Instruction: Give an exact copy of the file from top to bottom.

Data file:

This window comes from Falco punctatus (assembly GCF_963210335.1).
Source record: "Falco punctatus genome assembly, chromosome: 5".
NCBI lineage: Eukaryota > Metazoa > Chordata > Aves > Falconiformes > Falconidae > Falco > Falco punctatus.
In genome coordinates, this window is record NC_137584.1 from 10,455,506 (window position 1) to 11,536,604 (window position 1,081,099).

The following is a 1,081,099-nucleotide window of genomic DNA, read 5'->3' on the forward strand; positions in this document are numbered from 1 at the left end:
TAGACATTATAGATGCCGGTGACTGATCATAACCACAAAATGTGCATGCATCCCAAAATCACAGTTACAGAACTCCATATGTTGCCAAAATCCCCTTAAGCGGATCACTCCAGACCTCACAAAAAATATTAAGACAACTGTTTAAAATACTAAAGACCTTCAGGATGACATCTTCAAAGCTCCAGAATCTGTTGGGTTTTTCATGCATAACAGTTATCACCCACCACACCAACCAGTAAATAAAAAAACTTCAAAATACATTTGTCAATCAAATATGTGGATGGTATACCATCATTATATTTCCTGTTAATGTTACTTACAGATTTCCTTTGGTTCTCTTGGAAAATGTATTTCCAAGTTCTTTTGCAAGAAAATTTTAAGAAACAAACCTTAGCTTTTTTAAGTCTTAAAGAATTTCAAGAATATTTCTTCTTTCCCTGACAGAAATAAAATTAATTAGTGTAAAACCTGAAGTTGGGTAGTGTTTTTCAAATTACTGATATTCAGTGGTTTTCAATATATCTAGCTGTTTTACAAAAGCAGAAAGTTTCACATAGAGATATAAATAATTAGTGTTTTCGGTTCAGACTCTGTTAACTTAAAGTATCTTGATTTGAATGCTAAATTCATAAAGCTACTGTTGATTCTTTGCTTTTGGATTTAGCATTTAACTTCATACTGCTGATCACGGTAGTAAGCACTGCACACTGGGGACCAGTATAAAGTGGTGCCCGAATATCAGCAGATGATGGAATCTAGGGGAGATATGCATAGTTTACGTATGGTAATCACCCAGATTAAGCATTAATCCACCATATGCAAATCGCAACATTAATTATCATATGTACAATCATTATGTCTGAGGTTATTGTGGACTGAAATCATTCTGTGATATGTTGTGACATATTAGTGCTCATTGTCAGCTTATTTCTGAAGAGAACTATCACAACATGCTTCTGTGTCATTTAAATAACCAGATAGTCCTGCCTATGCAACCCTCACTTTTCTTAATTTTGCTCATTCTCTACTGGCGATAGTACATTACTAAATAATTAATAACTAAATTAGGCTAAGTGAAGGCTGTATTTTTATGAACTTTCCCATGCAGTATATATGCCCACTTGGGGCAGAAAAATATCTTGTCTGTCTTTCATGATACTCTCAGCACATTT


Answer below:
This window comes from Falco punctatus (assembly GCF_963210335.1).
Source record: "Falco punctatus genome assembly, chromosome: 5".
NCBI lineage: Eukaryota > Metazoa > Chordata > Aves > Falconiformes > Falconidae > Falco > Falco punctatus.
In genome coordinates, this window is record NC_137584.1 from 10,455,506 (window position 1) to 11,536,604 (window position 1,081,099).

The following is a 1,081,099-nucleotide window of genomic DNA, read 5'->3' on the forward strand; positions in this document are numbered from 1 at the left end:
TAGACATTATAGATGCCGGTGACTGATCATAACCACAAAATGTGCATGCATCCCAAAATCACAGTTACAGAACTCCATATGTTGCCAAAATCCCCTTAAGCGGATCACTCCAGACCTCACAAAAAATATTAAGACAACTGTTTAAAATACTAAAGACCTTCAGGATGACATCTTCAAAGCTCCAGAATCTGTTGGGTTTTTCATGCATAACAGTTATCACCCACCACACCAACCAGTAAATAAAAAAACTTCAAAATACATTTGTCAATCAAATATGTGGATGGTATACCATCATTATATTTCCTGTTAATGTTACTTACAGATTTCCTTTGGTTCTCTTGGAAAATGTATTTCCAAGTTCTTTTGCAAGAAAATTTTAAGAAACAAACCTTAGCTTTTTTAAGTCTTAAAGAATTTCAAGAATATTTCTTCTTTCCCTGACAGAAATAAAATTAATTAGTGTAAAACCTGAAGTTGGGTAGTGTTTTTCAAATTACTGATATTCAGTGGTTTTCAATATATCTAGCTGTTTTACAAAAGCAGAAAGTTTCACATAGAGATATAAATAATTAGTGTTTTCGGTTCAGACTCTGTTAACTTAAAGTATCTTGATTTGAATGCTAAATTCATAAAGCTACTGTTGATTCTTTGCTTTTGGATTTAGCATTTAACTTCATACTGCTGATCACGGTAGTAAGCACTGCACACTGGGGACCAGTATAAAGTGGTGCCCGAATATCAGCAGATGATGGAATCTAGGGGAGATATGCATAGTTTACGTATGGTAATCACCCAGATTAAGCATTAATCCACCATATGCAAATCGCAACATTAATTATCATATGTACAATCATTATGTCTGAGGTTATTGTGGACTGAAATCATTCTGTGATATGTTGTGACATATTAGTGCTCATTGTCAGCTTATTTCTGAAGAGAACTATCACAACATGCTTCTGTGTCATTTAAATAACCAGATAGTCCTGCCTATGCAACCCTCACTTTTCTTAATTTTGCTCATTCTCTACTGGCGATAGTACATTACTAAATAATTAATAACTAAATTAGGCTAAGTGAAGGCTGTATTTTTATGAACTTTCCCATGCAGTATATATGCCCACTTGGGGCAGAAAAATATCTTGTCTGTCTTTCATGATACTCTCAGCACATTT